cited, and some see its chaotic nature as a weakness), but its successes
are undeniable. 


The
point I’m making is not that Indymedia is superior to less
radical media reform efforts; it is that being uncompromising and
being wildly successful are not mutually exclusive. Success at the
grassroots level sprouts from other criteria, of which solidarity,
democracy, and local relevance are examples. 


Looking
at the mandates of the reform-minded Free Press and the revolution-oriented
Indymedia, there is a lot of room for agreement. In principle, Free
Press seeks to open space for the grassroots—and so do Indymedia,
Prometheus Radio, Community Wireless, and hundreds of other initiatives—to
reach an audience without being shut down or marginalized by the
government and corporations. So why is there a problem? 



Structure
of the NCMR 



I

t
has been said that, “Whatever your first issue of concern,
media had better be your second, because without change in the media,
the chances of progress in your primary area are far less likely.”
This seems to have become a sort of mantra for Free Press organizers,
but they have carried it one step further. Media reform, they have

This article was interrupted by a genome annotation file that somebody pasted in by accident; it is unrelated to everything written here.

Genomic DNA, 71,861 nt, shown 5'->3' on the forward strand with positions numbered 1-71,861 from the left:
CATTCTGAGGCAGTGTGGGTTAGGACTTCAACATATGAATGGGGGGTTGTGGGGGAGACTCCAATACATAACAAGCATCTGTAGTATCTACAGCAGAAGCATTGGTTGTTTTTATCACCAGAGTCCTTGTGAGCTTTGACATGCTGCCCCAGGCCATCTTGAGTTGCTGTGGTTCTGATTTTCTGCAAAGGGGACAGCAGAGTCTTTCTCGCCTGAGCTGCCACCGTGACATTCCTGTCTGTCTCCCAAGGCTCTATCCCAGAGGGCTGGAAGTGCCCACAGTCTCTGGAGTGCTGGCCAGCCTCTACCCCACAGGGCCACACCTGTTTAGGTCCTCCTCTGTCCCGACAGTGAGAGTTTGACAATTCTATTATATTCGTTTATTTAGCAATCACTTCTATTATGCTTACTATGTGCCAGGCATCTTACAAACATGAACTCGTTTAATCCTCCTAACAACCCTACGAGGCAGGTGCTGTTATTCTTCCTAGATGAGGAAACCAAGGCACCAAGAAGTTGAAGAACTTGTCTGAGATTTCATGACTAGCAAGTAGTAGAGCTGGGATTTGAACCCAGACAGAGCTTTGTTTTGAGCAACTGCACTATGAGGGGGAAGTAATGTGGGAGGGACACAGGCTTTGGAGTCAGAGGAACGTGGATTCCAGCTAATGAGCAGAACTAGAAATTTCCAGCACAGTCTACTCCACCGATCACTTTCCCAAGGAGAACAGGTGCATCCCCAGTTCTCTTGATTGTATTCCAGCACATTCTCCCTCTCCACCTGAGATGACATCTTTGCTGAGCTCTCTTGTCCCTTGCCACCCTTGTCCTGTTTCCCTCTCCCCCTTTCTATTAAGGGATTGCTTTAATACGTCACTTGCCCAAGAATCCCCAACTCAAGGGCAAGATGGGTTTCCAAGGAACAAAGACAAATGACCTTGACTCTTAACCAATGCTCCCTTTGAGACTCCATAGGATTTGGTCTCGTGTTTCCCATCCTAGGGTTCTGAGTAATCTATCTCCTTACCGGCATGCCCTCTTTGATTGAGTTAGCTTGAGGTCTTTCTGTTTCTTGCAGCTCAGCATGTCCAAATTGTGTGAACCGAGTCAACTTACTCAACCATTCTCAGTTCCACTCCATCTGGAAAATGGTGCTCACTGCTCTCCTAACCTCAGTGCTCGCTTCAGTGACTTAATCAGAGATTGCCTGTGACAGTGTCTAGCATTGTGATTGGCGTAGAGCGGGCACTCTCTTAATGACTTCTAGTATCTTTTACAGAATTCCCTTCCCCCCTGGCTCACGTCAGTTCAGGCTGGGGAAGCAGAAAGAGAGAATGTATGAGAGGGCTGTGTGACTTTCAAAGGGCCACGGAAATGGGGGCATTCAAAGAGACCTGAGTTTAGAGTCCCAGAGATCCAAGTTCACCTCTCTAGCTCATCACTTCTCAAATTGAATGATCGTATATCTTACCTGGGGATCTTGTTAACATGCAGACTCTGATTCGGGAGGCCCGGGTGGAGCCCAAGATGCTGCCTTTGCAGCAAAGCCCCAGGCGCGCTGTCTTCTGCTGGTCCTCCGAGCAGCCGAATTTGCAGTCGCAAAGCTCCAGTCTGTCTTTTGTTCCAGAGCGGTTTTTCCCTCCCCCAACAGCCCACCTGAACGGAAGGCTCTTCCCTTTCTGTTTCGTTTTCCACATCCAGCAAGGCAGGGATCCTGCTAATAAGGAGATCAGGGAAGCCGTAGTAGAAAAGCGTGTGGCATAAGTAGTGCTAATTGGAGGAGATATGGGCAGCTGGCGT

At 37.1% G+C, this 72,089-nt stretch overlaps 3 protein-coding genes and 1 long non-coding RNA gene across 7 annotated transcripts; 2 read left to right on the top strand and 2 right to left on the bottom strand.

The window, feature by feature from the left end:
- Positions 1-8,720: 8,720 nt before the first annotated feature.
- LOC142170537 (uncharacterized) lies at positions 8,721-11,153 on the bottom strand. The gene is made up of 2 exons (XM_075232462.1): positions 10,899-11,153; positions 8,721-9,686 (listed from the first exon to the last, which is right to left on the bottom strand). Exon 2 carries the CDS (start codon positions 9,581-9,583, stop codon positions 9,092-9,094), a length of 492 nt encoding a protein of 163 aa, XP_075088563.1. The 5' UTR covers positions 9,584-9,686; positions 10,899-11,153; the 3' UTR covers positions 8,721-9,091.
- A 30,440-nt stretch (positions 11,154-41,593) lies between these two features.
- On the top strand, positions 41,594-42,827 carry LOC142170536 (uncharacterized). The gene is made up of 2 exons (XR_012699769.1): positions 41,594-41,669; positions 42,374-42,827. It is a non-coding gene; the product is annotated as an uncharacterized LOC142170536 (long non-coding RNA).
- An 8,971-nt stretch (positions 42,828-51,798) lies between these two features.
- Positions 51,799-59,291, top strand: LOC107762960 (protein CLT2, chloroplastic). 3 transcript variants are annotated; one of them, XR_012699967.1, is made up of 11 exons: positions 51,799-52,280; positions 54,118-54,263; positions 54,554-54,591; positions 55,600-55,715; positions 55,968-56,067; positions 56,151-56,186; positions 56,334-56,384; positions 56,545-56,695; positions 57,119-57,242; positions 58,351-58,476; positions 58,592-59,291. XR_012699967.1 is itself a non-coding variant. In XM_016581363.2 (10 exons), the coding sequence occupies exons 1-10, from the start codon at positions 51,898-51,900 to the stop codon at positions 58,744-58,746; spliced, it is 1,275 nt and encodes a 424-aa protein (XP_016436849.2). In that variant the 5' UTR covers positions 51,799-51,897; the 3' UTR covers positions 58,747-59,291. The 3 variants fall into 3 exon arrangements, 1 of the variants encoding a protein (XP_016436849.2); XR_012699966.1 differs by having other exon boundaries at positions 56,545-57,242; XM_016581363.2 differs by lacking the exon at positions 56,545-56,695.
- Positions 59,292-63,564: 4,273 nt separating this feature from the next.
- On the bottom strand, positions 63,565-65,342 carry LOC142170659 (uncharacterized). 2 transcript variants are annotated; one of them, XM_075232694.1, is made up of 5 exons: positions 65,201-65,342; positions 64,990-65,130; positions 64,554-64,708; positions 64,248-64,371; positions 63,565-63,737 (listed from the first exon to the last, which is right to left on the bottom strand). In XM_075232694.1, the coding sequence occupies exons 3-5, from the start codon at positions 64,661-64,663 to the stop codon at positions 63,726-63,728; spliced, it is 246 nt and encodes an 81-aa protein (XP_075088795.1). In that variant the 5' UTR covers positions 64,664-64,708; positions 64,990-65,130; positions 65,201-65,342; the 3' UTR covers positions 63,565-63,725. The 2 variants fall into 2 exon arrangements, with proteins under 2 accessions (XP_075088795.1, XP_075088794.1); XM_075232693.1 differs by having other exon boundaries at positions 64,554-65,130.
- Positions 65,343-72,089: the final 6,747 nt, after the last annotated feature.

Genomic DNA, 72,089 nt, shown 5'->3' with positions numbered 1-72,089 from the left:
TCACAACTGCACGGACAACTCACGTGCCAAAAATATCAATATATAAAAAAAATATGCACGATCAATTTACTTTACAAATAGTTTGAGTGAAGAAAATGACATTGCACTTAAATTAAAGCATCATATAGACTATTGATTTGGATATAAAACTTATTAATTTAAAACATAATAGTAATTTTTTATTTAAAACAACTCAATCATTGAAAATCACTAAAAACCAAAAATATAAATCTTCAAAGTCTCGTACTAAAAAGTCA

said repeatedly, is the issue of concern here and we shouldn’t
get distracted by other political fights. 


Their
concern is understandable and no doubt well intended. If the movement
is dominated by infighting, it could lose momentum. As Free Press
would have it, we need to stay focused on policy reform and then
we can have independent media. Unfortunately, this concern betrays
a lack of understanding of this movement in particular and politics
in general and could ultimately stifle the emerging resistance instead
of accelerating and empowering it. 


Let’s
look at the format of the conference. Friday: speakers address the
conference, followed by pre-planned panels, workshops, and films,
punctuated by breaks. Panels were followed by a short question period
during which audience members were asked to keep things short and
told to “please ask your question.” Saturday: pre- planned
panels, workshops, and films until 4:30, at which point there were
caucuses, the one official time that people could speak directly
to each other. This was followed by a two-hour “Media Democracy
Showcase” where various organizations set up tables. Soon after,
there was a star-studded keynote session featuring Al Franken, Jim
Hightower, FCC Commissioners, and others. The final day made time
for “action clinics,” followed by a plenary session where
there was a packed five minute summary of concerns with the conference—a
rare moment of questioning. 


I
attended the Independent Media Producers’ Caucus and was surprised
to find that instead of participating in a discussion among peers,
I was subjected to an agenda, set ahead of time, of discussing ways
in which the full room of independent media producers could advance
the agenda of media reform. It felt insulting. 


In
hindsight, I should have been more careful in reading the conference